Flame retardant fabrics are materials with added chemical flame retardants. These chemicals coat the material so that it burns slowly when exposed to an ignition source. There are three classifications for flame retardant fabric: 1). flame retardant 2). inherently flame retardant 3). durably flame retardant.
Many people also consider polyester as an inherently flame-retardant fabric.
Both flame-retardant and flame-resistant fabrics will probably catch fire at some point, but in most cases, they will only melt or burn slowly before that happens. Also, they will both self-extinguish when the flame source is removed.
At What Temperature Does It Melt?
Polyester is extremely flame resistant and will not burn easily. With that said, you should be wary of polyester’s melting point to ensure safety.
Polyester’s melting point is around 260 degrees Celcius. That is extremely hot, so you might think you’ll never get caught wearing polyester and exposed to that high a temperature.
But a spark flying out of a bonfire when you go camping or being exposed to the stove burner could result in molten polyester. Also, the wrong temperature in your iron or heat press could melt polyester!
You must take extra care when dealing with molten polyester in your skin. After some time, the molten polyester will get cold and fuse with your skin. Don’t try to rip it away, or you risk damaging healthy skin underneath. Instead, go to the nearest emergency hospital and have it taken care of by healthcare professionals.
Is Polyester More Flammable Than Cotton?
Cotton is highly flammable compared to polyester. Because cotton is sourced from an organic material, which means it has a lot of cellulose that you can find in firewood.
Compared to polyester, cotton is not a flame-resistant fabric. It burns at 210 degrees Celcius. Cotton also burns rapidly once it catches fire.
It is now common to see cotton-polyester blend fabrics, which make the material slightly fire-resistant. However, there are also risks of it melting and fusing into the skin if it burns.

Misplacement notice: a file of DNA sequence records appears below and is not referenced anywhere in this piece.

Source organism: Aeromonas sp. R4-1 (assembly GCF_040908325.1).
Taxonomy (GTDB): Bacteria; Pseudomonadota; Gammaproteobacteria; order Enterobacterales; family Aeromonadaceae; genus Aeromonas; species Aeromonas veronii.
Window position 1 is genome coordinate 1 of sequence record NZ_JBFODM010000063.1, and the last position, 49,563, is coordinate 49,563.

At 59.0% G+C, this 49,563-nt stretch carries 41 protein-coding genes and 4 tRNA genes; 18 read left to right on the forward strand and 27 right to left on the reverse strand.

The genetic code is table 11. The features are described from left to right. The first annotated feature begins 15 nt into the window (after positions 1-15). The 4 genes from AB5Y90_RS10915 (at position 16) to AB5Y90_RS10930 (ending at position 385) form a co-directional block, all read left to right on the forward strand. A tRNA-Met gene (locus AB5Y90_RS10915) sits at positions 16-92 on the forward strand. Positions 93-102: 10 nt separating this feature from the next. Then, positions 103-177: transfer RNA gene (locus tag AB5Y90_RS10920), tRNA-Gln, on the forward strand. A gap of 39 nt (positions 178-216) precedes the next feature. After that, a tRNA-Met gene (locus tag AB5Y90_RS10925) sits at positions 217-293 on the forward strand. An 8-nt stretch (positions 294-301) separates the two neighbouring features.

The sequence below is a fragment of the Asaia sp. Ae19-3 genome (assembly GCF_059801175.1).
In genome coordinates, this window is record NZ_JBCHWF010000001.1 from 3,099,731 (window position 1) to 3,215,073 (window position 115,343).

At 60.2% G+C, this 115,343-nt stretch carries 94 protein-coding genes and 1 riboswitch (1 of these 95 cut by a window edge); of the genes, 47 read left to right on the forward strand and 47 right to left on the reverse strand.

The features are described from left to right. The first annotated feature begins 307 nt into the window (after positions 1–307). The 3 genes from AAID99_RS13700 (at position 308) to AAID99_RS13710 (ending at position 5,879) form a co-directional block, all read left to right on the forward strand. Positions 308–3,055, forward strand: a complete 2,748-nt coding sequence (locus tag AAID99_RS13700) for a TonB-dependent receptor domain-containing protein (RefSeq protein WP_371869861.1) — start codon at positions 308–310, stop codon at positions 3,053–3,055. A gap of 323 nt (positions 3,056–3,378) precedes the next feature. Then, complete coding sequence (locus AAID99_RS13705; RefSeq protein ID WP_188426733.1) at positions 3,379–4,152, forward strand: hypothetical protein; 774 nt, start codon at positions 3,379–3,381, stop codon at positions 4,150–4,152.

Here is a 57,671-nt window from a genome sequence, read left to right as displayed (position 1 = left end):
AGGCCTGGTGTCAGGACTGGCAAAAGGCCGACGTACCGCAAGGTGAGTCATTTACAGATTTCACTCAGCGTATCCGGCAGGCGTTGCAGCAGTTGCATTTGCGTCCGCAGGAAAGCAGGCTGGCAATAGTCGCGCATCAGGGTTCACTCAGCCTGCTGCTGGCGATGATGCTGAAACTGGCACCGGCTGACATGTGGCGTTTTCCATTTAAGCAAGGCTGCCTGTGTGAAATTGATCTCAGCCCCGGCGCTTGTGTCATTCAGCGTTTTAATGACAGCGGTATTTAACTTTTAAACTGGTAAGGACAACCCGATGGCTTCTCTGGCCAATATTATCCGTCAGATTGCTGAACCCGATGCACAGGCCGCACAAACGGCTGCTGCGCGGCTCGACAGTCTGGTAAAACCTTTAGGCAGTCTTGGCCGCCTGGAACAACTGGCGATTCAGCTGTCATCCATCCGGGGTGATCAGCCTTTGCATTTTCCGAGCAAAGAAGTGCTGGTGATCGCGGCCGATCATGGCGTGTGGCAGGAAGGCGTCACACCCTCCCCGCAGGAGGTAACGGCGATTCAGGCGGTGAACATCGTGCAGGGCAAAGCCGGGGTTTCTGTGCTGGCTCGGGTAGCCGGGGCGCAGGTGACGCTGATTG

What Fabric is Fire-Resistant? Which are the Most Flame Retardant?
Now you might be interested to know what are flame retardant fabrics. Well, among the natural fibers, wool has the most flame-retardant properties. Wool does not burn or catch fire easily. And unlike most natural fibers, it does not drip or melt when it burns.
Nomex and Kevlar are two of the most flame-resistant fabrics. These are the most fabrics for personal protective equipment, such as those worn by firefighters. These flame-resistant materials provide thermal support, do not melt or drip, and have incredibly high fire resistance. No wonder firemen can get into burning buildings without sustaining serious burns!
Is Polyester Toxic When Burned?
Since polyester is a synthetic fabric and is practically made of plastic, burning it results in toxic smoke and fumes. There are also concerns with phthalates, chemicals that are used in the production of plastic. Phthalates carry significant health risks, such as cancer and chronic diseases.
Will Polyester Melt in the Dryer?
One of the common concerns regarding polyester is if it melts in the dryer. Polyester is plastic, and there’s a chance that it might melt in the dryer. Yes, that could happen. But what would most likely occur is that your polyester clothes will shrink or lose their form.
The best way to avoid this is to choose the lowest setting in your dryer. Or better yet, air dry your clothes outside under the sun.
Chances are, you are wearing polyester or polyester blended with other fabrics right now. No need to panic, though, because polyester is not very flammable. Although all things are bound to catch fire and burn at some point, it would take extremely high temperatures for them to burn. Before that happens, polyester would have melted, which is more cause for concern.
Overall, polyester is generally regarded as safe to wear. Just be careful when putting it in the dryer or ironing it, ensuring that it does not reach its melting point.